Petrobras Quarterly Earnings Exceed Estimates on Fuel
Petroleo Brasileiro SA, the world’s biggest crude producer in deep waters, reported second-quarter profit that exceeded analysts’s forecasts on increased fuel output and a currency hedge that narrowed financial losses.
Net income was 6.2 billion reais ($2.7 billion), or 48 centavos a share, compared with a loss of 1.35 billion reais a year earlier, Brazil’s state-controlled producer said today in a regulatory statement. Per-share profit excluding some items was expected at 45 centavos, the average of 13 analysts’ estimates compiled by Bloomberg.
Petrobras, based in Rio de Janeiro, lifted output of refined products 6.5 percent to 2.1 million barrels a day, reducing the amount of diesel and gasoline it sold under subsidized prices. Fuel imports fell 47 percent to 261,000 barrels a day while sales rose 8.2 percent to 73.6 billion reais compared with the 74.7 billion-real average estimate.
“In refining, we continued operating with excellent levels of efficiency,” Chief Executive Officer Maria das Gracas Foster said in the statement. “On June 29 and 30 our refining network reached a record of 2.2 million barrels a day.”
Brazil’s government, which control’s Petrobras’s board through a majority of voting shares, hasn’t adjusted fuel prices since March in a bid to control inflation. Petrobras has increased prices for gasoline 15 percent and diesel 22 percent since June 2012 to reduce the discount with international prices. Losses at Petrobras’s refining and supply division narrowed 62 percent to 3.8 billion reais.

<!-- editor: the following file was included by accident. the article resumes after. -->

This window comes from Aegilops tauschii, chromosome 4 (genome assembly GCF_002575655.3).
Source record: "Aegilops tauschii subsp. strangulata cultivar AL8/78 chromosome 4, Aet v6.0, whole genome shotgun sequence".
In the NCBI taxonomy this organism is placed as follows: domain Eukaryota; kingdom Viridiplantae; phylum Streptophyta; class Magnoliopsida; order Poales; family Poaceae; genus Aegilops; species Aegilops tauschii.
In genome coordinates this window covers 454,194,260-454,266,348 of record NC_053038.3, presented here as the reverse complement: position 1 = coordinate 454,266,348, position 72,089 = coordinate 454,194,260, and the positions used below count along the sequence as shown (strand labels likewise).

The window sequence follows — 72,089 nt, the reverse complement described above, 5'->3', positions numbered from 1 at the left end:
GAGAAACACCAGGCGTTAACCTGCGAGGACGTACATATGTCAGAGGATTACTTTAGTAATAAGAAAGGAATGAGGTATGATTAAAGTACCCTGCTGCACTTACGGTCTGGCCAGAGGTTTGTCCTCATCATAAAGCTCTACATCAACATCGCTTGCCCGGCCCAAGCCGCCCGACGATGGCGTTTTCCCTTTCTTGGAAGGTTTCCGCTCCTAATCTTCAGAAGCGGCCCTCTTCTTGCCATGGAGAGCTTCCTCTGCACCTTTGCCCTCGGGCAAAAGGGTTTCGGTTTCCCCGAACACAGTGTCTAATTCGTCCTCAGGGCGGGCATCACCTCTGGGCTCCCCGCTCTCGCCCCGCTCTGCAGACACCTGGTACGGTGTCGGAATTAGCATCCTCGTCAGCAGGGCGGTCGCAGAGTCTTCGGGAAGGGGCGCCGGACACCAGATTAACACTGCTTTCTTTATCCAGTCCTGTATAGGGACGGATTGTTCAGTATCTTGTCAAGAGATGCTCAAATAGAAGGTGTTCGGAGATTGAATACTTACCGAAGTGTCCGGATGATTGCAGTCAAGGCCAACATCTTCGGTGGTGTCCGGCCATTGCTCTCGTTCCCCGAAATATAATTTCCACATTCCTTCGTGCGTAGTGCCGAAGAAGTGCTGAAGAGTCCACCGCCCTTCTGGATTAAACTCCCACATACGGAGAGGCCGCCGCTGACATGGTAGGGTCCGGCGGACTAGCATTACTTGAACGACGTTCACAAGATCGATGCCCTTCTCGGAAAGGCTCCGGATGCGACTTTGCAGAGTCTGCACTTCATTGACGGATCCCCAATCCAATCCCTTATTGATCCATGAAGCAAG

Petrobras began adopting accounting practices in May that allow exporters to reduce the effect of currency fluctuations on earnings. The change averted 7.98 billion reais in financial losses during the quarter, Petrobras said.
A weaker real hurts Petrobras’s profit as the value of the company’s dollar-denominated debt increases, Chief Financial Officer Almir Barbassa said in an interview last year. Brazil’s real was the worst-performing emerging market currency in the quarter after losing 9.4 percent against the U.S. dollar.
Petrobras’s royalties and taxes, which are partially based on Brent oil prices, fell 5.3 percent from a year earlier to 7.2 billion reais.
The decline in the oil price in the quarter had less of an impact on Petrobras than other large producers because fuel prices were little changed in Brazil, Auro Rozenbaum, an analyst at Banco Bradesco SA, said by telephone from Sao Paulo before the earnings report was released.
“When oil prices go down, revenue stays stable, and costs plunge because the government take goes down,” said Rozenbaum, who rates the shares hold and doesn’t own any. “When you have diesel and gasoline prices fixed, the company is short in oil.”
Petrobras used a Brent price of $102.44 a barrel to calculate second-quarter results, down from $108.19 a year ago, according to the statement.
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